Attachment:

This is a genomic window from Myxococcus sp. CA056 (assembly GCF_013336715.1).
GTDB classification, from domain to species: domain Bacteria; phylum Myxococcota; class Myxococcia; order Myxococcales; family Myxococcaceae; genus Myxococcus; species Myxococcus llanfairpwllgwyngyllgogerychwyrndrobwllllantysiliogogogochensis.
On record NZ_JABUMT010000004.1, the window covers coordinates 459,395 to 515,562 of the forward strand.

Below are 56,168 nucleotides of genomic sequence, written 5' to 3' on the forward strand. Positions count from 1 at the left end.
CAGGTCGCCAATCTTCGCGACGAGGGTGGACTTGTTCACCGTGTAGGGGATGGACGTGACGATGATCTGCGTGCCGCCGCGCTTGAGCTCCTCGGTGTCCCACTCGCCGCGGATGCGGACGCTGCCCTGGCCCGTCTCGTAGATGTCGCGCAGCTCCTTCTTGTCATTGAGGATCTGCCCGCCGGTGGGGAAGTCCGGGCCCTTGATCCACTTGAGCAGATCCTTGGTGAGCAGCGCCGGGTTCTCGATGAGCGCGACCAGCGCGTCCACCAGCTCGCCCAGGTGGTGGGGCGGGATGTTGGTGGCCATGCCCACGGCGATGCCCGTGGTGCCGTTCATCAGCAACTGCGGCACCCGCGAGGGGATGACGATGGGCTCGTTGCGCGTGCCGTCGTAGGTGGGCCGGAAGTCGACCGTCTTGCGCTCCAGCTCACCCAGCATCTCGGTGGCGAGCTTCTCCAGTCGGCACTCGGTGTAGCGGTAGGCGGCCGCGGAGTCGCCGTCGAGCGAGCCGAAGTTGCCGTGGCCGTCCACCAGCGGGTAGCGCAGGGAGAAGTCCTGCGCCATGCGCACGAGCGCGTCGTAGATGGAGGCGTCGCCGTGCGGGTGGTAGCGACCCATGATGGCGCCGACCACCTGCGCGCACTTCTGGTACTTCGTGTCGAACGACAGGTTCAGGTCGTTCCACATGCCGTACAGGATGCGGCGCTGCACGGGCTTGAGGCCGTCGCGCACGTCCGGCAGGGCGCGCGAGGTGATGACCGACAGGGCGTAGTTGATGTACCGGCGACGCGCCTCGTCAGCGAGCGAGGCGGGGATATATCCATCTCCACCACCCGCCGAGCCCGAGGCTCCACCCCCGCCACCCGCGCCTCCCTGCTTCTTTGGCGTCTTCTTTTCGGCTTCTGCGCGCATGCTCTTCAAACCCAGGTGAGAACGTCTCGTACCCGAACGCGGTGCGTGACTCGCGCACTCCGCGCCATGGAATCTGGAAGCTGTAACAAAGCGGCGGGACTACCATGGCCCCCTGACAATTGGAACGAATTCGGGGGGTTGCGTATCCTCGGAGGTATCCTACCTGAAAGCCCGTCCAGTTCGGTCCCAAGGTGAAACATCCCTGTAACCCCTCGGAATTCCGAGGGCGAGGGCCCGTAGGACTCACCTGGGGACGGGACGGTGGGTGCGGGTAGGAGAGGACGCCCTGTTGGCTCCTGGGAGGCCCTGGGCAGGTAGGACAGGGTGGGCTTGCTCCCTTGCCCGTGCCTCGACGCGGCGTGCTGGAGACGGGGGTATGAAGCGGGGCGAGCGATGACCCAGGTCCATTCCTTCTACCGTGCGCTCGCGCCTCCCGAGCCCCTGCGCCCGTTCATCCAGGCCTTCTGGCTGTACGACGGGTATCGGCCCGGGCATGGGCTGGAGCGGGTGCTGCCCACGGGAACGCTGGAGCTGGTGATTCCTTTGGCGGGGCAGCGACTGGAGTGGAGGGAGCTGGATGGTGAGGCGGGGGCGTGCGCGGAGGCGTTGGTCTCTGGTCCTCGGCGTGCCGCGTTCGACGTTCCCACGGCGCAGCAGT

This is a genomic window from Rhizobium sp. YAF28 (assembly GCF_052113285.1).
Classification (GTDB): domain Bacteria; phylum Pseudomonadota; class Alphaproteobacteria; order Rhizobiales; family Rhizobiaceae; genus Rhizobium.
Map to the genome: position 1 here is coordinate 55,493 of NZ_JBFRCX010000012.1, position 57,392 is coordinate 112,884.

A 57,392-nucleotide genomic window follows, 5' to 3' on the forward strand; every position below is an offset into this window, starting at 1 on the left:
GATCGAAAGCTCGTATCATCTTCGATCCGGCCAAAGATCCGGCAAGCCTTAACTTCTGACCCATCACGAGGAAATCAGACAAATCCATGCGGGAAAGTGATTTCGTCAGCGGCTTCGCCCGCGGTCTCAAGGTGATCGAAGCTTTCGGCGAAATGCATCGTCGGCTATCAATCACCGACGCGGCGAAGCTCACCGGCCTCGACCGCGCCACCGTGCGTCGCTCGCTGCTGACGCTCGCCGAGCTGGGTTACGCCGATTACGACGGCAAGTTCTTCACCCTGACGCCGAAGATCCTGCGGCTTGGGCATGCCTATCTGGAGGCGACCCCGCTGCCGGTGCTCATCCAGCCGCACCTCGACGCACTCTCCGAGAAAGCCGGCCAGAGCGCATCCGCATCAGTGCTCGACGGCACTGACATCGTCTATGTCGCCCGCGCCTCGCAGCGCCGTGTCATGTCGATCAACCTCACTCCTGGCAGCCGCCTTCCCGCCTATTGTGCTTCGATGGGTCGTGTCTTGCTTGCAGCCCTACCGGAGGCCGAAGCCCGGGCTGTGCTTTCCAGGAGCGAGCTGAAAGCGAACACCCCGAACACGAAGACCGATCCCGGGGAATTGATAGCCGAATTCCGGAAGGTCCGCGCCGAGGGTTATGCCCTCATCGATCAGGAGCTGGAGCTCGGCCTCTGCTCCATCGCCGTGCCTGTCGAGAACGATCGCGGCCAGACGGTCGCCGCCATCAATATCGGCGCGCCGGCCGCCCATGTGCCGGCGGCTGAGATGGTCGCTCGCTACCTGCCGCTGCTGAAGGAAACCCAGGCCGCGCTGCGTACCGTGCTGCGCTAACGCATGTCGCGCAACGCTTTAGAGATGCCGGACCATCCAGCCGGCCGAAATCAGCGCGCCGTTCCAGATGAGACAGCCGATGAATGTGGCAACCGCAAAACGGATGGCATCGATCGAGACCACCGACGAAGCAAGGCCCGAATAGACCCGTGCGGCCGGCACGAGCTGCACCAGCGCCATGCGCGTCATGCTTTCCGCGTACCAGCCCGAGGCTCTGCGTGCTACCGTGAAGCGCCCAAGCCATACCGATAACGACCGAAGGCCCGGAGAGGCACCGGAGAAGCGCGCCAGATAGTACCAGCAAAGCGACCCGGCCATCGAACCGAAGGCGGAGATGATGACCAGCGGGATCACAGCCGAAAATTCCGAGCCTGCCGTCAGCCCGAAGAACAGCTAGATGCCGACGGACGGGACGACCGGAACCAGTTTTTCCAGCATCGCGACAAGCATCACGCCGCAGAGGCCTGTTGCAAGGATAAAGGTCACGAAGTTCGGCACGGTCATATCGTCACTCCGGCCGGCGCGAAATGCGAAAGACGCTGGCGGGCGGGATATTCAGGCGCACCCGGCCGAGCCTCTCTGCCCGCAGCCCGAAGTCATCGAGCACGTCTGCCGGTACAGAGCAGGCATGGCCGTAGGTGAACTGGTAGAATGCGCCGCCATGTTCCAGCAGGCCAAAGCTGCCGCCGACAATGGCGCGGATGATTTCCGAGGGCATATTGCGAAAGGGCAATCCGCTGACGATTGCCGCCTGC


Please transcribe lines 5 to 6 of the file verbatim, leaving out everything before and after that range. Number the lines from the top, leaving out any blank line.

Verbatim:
CAGGTCGCCAATCTTCGCGACGAGGGTGGACTTGTTCACCGTGTAGGGGATGGACGTGACGATGATCTGCGTGCCGCCGCGCTTGAGCTCCTCGGTGTCCCACTCGCCGCGGATGCGGACGCTGCCCTGGCCCGTCTCGTAGATGTCGCGCAGCTCCTTCTTGTCATTGAGGATCTGCCCGCCGGTGGGGAAGTCCGGGCCCTTGATCCACTTGAGCAGATCCTTGGTGAGCAGCGCCGGGTTCTCGATGAGCGCGACCAGCGCGTCCACCAGCTCGCCCAGGTGGTGGGGCGGGATGTTGGTGGCCATGCCCACGGCGATGCCCGTGGTGCCGTTCATCAGCAACTGCGGCACCCGCGAGGGGATGACGATGGGCTCGTTGCGCGTGCCGTCGTAGGTGGGCCGGAAGTCGACCGTCTTGCGCTCCAGCTCACCCAGCATCTCGGTGGCGAGCTTCTCCAGTCGGCACTCGGTGTAGCGGTAGGCGGCCGCGGAGTCGCCGTCGAGCGAGCCGAAGTTGCCGTGGCCGTCCACCAGCGGGTAGCGCAGGGAGAAGTCCTGCGCCATGCGCACGAGCGCGTCGTAGATGGAGGCGTCGCCGTGCGGGTGGTAGCGACCCATGATGGCGCCGACCACCTGCGCGCACTTCTGGTACTTCGTGTCGAACGACAGGTTCAGGTCGTTCCACATGCCGTACAGGATGCGGCGCTGCACGGGCTTGAGGCCGTCGCGCACGTCCGGCAGGGCGCGCGAGGTGATGACCGACAGGGCGTAGTTGATGTACCGGCGACGCGCCTCGTCAGCGAGCGAGGCGGGGATATATCCATCTCCACCACCCGCCGAGCCCGAGGCTCCACCCCCGCCACCCGCGCCTCCCTGCTTCTTTGGCGTCTTCTTTTCGGCTTCTGCGCGCATGCTCTTCAAACCCAGGTGAGAACGTCTCGTACCCGAACGCGGTGCGTGACTCGCGCACTCCGCGCCATGGAATCTGGAAGCTGTAACAAAGCGGCGGGACTACCATGGCCCCCTGACAATTGGAACGAATTCGGGGGGTTGCGTATCCTCGGAGGTATCCTACCTGAAAGCCCGTCCAGTTCGGTCCCAAGGTGAAACATCCCTGTAACCCCTCGGAATTCCGAGGGCGAGGGCCCGTAGGACTCACCTGGGGACGGGACGGTGGGTGCGGGTAGGAGAGGACGCCCTGTTGGCTCCTGGGAGGCCCTGGGCAGGTAGGACAGGGTGGGCTTGCTCCCTTGCCCGTGCCTCGACGCGGCGTGCTGGAGACGGGGGTATGAAGCGGGGCGAGCGATGACCCAGGTCCATTCCTTCTACCGTGCGCTCGCGCCTCCCGAGCCCCTGCGCCCGTTCATCCAGGCCTTCTGGCTGTACGACGGGTATCGGCCCGGGCATGGGCTGGAGCGGGTGCTGCCCACGGGAACGCTGGAGCTGGTGATTCCTTTGGCGGGGCAGCGACTGGAGTGGAGGGAGCTGGATGGTGAGGCGGGGGCGTGCGCGGAGGCGTTGGTCTCTGGTCCTCGGCGTGCCGCGTTCGACGTTCCCACGGCGCAGCAGT

This is a genomic window from Rhizobium sp. YAF28 (assembly GCF_052113285.1).